Placing petitioners in possession of the land in question is the necessary and logical consequence of the decision declaring them as the rightful owners of the property.[21] One of the essential attributes of ownership is possession. It follows that as owners of the subject property, petitioners are entitled to possession of the same. "An owner who cannot exercise the seven (7) "juses" or attributes of ownership--the right to possess, to use and enjoy, to abuse or consume, to accessories, to dispose or alienate, to recover or vindicate and to the fruits--is a crippled owner."[22]

WHEREFORE, we GRANT the petition. We SET ASIDE the decision of the Court of Appeals in CA G. R. SP No. 30609 for being moot and academic. We AFFIRM the decision of the Court of Appeals in CA G. R. CV No. 37606.

No costs.

SO ORDERED.

Davide, Jr., C.J., Puno, Kapunan, and Ynares-Santiago, JJ., concur.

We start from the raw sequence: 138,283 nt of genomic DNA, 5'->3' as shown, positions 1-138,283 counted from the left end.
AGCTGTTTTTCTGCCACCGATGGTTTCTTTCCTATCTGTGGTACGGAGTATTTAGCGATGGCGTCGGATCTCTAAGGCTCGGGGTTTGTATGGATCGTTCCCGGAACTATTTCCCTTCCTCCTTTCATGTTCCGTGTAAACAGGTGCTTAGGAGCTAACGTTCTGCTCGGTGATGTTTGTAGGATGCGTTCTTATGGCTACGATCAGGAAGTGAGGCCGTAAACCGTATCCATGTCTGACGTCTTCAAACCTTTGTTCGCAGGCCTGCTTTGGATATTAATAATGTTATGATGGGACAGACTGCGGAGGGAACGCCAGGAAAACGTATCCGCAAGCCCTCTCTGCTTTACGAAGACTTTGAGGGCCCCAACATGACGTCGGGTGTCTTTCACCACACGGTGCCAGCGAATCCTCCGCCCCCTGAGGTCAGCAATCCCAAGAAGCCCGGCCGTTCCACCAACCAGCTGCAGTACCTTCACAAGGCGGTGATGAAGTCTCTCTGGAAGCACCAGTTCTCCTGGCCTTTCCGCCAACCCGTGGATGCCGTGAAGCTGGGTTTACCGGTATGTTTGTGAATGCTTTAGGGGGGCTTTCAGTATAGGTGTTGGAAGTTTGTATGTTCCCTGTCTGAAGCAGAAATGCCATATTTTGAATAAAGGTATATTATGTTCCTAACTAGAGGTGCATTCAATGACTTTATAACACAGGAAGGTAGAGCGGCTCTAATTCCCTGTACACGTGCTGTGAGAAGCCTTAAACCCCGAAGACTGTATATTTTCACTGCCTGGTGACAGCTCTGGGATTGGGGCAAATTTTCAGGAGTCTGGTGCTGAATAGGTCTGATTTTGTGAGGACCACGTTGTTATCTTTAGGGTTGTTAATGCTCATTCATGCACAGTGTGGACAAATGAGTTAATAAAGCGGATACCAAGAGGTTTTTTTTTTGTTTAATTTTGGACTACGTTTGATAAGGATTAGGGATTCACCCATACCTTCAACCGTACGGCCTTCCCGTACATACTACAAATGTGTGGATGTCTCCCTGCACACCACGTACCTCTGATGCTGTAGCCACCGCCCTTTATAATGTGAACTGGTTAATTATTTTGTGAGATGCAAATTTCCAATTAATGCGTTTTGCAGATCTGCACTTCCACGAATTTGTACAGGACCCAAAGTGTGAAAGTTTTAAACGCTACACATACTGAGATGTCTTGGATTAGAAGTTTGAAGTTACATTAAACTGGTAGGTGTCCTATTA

[1] In CA-G. R. SP No. 30369 and CA-G. R. CV No. 37607, promulgated on August 26, 1994, Isnani, J., ponente, Purisima and Somera, JJ., concurring, Rollo, pp. 20-30.

[2] In Civil Case No. 83-0005-M, dated February 8, 1989, Judge Reynaldo V. Roura, presiding.

[3] Rollo, pp. 46-49.

[4] April 5, 1957 in other pleadings.

[5] The deed of extra-judicial partition was notarized by Atty. Nicanor Guevarra, as Document No. 443, Page No. 42, Notarial Book No. III, Series of 1964.

[6] Moises in the Memorandum of Petitioners.

[7] Notarized by Atty. Nicanor Guevarra, as Document No. 444, Page No. 42, Notarial Book No. III, Series of 1964.

[8] Docketed as Civil Case No. 3833. This was later docketed as Civil Case No. 83-0005-M, Regional Trial Court, Pampanga, Branch 55, Macabebe.

[9] Judge Reynaldo V. Roura, presiding, CA Rollo, pp. 47-51.

[10] Case No. 89 (12).

[11] Civil Case No. 92-0421-M.

[12] Petition, Rollo, pp. 2-18, at p. 4.

[13] Docketed as CA-G. R. SP No. 30369.

[14] Docketed as CA-G. R. CV No. 37606.

[15] CA-G. R. SP No. 30369, CA Rollo, p. 39.

[16] Petition, Annex "A", Rollo, pp. 20-30.

[17] Ibid., pp. 31-44.

[18] Ibid., pp. 46-49.

[19] Petition filed on July 13, 1985, Rollo, pp. 2-18. On August 4, 1997, we gave due course to the petition and required the parties to file their respective memoranda. Rollo, p. 69.

[20] 154 SCRA 257 [1987]; Cruz vs. Leabros, 314 Phil. 26, 34 [1995].

[21] Eternal Gardens Memorial Park Corp. vs. Court of Appeals, 293 SCRA 622 [1998].

[22] Jimmy Co vs. Court of Appeals, 353 Phil. 305, 316 [1998].